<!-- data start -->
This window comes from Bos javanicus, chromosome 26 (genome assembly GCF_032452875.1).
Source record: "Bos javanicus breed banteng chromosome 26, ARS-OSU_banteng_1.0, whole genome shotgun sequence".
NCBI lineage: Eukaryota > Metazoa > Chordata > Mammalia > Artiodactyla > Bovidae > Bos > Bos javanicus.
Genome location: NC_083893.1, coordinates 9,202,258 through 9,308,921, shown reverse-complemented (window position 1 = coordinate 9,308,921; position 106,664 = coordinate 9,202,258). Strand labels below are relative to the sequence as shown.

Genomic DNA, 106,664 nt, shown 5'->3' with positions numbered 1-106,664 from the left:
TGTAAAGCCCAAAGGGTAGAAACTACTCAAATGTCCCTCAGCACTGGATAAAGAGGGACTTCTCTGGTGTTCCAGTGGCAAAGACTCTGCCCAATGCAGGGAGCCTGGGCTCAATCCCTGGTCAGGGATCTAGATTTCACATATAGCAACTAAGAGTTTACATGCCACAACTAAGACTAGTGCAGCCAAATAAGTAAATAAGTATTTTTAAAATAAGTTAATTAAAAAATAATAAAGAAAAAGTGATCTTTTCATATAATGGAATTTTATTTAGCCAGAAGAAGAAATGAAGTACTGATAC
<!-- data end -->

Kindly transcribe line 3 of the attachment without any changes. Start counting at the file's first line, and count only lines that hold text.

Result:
NCBI lineage: Eukaryota > Metazoa > Chordata > Mammalia > Artiodactyla > Bovidae > Bos > Bos javanicus.